Thursday, February 7, 2008

"The Quiet World" by Jeffrey McDaniel

Whilst perusing the book fair at AWP, I came across the table for Manic D Press. Needless to say, I loved the name. The woman there (I did not get her name) asked me if I wanted to read a really good poem. Keep in mind, that I had been at the book fair all day. I was tired, hungry and a little dazed at this time (the book fair is pretty overwhelming but also, with its free stuff and its many books, is like crack for a person like me). I have to admit that, right then, no, I did not want to read this "very good poem" because what if I thought it sucked? Knowing full well that saying yes might lead to an awkward exchange with this bookseller (and knowing full well that she was trying to sell me something that I might not want and knowing I had already spent a lot of money that day), I said yes. I have a hard time saying no.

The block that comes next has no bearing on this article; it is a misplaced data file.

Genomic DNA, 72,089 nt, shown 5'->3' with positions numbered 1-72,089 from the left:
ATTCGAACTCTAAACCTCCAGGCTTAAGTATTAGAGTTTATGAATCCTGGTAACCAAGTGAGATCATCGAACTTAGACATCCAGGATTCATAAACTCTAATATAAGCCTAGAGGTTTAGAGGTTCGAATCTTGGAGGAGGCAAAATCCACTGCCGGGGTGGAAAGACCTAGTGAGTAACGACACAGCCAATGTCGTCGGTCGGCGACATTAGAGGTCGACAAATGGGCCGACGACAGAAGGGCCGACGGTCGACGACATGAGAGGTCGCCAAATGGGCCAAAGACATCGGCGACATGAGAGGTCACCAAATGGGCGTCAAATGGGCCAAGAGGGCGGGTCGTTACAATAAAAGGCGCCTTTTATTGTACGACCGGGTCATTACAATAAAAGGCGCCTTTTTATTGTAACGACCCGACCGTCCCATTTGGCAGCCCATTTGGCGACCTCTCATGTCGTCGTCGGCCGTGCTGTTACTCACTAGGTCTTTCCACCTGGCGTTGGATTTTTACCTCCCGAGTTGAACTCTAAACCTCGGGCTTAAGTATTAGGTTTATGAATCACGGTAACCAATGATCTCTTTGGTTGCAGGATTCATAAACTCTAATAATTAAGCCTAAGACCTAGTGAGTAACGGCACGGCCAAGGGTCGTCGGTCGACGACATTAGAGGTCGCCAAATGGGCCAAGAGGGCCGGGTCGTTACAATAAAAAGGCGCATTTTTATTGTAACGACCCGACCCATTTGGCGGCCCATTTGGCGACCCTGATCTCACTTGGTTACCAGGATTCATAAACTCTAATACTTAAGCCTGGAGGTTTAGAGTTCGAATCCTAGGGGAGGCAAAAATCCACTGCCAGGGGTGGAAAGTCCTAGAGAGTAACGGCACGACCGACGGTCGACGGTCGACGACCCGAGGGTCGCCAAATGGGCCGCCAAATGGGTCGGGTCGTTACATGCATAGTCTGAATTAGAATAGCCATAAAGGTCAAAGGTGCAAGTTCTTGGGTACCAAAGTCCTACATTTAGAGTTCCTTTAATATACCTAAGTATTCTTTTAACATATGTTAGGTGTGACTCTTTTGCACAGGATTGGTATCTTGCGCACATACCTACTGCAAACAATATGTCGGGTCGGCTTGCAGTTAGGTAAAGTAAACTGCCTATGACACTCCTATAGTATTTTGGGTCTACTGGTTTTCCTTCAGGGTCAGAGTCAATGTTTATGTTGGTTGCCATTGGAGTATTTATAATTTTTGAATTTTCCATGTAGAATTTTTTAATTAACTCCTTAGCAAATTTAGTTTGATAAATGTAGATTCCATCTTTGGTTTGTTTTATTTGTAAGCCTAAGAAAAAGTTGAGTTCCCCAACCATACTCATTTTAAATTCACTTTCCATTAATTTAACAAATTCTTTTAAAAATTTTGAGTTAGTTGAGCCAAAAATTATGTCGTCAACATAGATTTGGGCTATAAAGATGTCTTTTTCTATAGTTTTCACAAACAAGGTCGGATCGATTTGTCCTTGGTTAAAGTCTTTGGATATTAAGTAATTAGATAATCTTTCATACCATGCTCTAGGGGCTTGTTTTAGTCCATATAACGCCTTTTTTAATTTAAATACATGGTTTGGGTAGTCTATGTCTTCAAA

This is the poem she had me read, from Jeffrey McDaniel's book The Forgiveness Parade.

I think you can probably guess that I bought the book. Nothing else in it is quite as good as this, but this is quite good.

The Quiet World

In an effort to get people to look
into each other's eyes more,
and also to appease the mutes,
the government has decided
to allot each person exactly a hundred
and sixty-seven words, per day.

When the phone rings, I put it to my ear
without saying hello. In the restaurant
I point at chicken noodle soup.
I am adjusting well to the new way.

Late at night, I call my long distance lover,
proudly say I only used fifty-nine today.
I saved the rest for you.

When she doesn't respond,
I know she's used up all her words,
so I slowly whisper I love you
thirty-two and a third times.
After that, we just sit on the line
and listen to each other breathe.

(Jeffrey McDaniel, from The Forgiveness Parade, 1998 Manic D Press)

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